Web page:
A senior prelate used the annual pilgrimage up Ireland's holy mountain, where St. Patrick fasted 40 days and nights in the year 441, to underscore the church's continued fight against a bill that would for the first time make abortion in Ireland legal in limited circumstances.
In his homily at Mass atop the 2,500-foot-high Croagh Patrick, Archbishop Michael Neary of Tuam told an estimated 20,000 pilgrims that the church would continue to proclaim the equal right to life of a mother and child, even if abortion becomes enshrined in Irish law.
Even if abortion becomes legal in Ireland, it will continue to be immoral as far as the church is concerned, he said.
Ireland's two Houses of Parliament approved the Protection of Life During Pregnancy Bill 2013 earlier this month. The bill provides for a woman's right to an abortion if her life is at risk, including from suicide. The bill has sparked great debate, but the House of Representatives, the lower house, approved the bill 127 votes to 31. The upper house, the Senate, voted 39 to 14 in favor.
Before it is enacted, Irish President Michael Higgins must review the bill. Higgins convened his adviser body, the Council of State, Monday to discuss the bill. Higgins must decide this week on whether the bill will go to the Supreme Court to test its constitutionality or if it will pass. If it goes to the high court first and the court finds it constitutional, the bill cannot be challenged in court later.
The Catholic church has staunchly opposed the bill. Abortion is illegal in Ireland for any reason despite a 1992 Supreme Court judgment, known as the X case, that ruled that abortion should be allowed if a woman's life is at risk. The 2013 law was drawn up following the October death of Savita Halappanavar, who died after being denied an abortion as she miscarried 17 weeks into her pregnancy.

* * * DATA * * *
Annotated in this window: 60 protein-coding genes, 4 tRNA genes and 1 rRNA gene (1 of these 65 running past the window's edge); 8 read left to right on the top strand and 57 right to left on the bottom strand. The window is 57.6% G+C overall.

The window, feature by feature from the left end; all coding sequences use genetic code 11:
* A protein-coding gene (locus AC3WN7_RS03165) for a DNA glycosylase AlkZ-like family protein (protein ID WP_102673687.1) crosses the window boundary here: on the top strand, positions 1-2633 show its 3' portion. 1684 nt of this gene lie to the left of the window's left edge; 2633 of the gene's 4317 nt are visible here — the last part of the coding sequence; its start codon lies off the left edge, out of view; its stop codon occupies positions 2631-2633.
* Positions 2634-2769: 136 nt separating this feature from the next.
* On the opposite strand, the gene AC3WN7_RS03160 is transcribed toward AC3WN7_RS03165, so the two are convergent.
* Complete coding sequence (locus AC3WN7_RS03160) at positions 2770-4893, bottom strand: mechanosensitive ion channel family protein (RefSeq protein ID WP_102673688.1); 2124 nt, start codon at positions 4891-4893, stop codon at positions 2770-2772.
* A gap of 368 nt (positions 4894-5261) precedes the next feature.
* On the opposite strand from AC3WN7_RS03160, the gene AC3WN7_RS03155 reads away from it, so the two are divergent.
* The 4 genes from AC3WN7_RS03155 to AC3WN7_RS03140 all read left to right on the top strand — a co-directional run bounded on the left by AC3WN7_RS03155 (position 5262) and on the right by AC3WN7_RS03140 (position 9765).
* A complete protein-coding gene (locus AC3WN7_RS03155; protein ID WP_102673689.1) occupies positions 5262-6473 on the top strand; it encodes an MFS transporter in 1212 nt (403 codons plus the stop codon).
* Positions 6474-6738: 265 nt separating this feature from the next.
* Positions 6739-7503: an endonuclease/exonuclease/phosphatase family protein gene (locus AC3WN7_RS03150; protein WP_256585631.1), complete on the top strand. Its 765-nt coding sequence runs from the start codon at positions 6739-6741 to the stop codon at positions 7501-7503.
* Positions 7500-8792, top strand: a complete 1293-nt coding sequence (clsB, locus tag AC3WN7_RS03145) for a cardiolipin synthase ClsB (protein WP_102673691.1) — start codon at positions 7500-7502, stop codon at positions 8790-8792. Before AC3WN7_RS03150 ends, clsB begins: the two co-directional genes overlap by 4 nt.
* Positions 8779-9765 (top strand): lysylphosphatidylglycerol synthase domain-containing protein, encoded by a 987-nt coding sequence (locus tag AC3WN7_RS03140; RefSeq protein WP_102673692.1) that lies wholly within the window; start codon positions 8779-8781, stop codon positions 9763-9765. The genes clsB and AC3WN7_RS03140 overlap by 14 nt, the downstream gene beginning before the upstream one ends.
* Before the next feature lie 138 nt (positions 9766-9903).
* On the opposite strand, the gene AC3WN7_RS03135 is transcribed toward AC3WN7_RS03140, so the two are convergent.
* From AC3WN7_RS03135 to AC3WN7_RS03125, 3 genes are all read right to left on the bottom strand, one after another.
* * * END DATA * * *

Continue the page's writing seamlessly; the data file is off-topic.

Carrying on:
In his homily Sunday, Neary defended the church's participation in public debates concerning the common good, and he prayed for legislators.
Calling for the religious voice to be heard in public debate, he said a truly liberal society not only permits the church to voice its views but encourages it.
"We allow each other's voices to be truly heard, trusting in the integrity and goodwill of all and remembering those who as yet have no active voices in our society but still exist and claim our protection and our love," he concluded.
The Croagh Patrick district is part of the constituency represented by Enda Kenny, the Taoiseach, or prime minister, and leader of Fine Gael, the country's biggest political party. The traditionally conservative Fine Gael and the more liberal Labour Party introduced the abortion bill.
Despite speaking against the legislation in the prime minister's home constituency, Neary told NCR it would be wrong to read his statement as an intrusion into politics.
Archbishop Charles Brown, the papal nuncio to Ireland, who climbed with Neary and concelebrated Mass at the top of the mountain, declined comment. He told NCR, "I am here to pray."
He told The Irish Independent, "It was a great joy for me just to see the faith of the people and the big crowds at Mass and ton of confessions at the top. It's really beautiful, a great sign of vitality in the Catholic church in Ireland."
Each year, an estimated 100,000 climb Croagh Patrick. Approximately 15,000 pilgrims make the climb on the last Sunday in July, known as Reek Sunday. This year's pilgrimage drew an usually large crowd because of the sunny weather. Most pilgrims climb with sturdy shoes and stout sticks, carrying backpacks with snacks and bottles of water, but an ascetic minority walk barefoot.
Catherine Kelleher and her son, Naoise, 13, from Boston enjoyed their second Reek Sunday climb.
"This year was tougher because it was warmer, but it won't put us off for next year," Catherine Kelleher said.
Jeffrey and Connie McCafferty, from Emlymoran, Corballa, in the neighboring County of Sligo, climb the mountain annually on Reek Sunday. They said the conditions this year were ideal; the recent prolonged spell of sunshine made the ground exceptionally dry.
It takes at least two hours to climb and an hour and half to come down. The approach to the summit -- and more especially the return descent -- can be slippery because of its long slopes and heaps of loose rock in the upper reaches.
Two men were ferried by the Air Corps to Mayo General Hospital in nearby Castlebar after suffering suspected heart attacks and a woman in her 50s sustained a head injury near the summit.
[John Cooney is a Dublin-based journalist and historian.]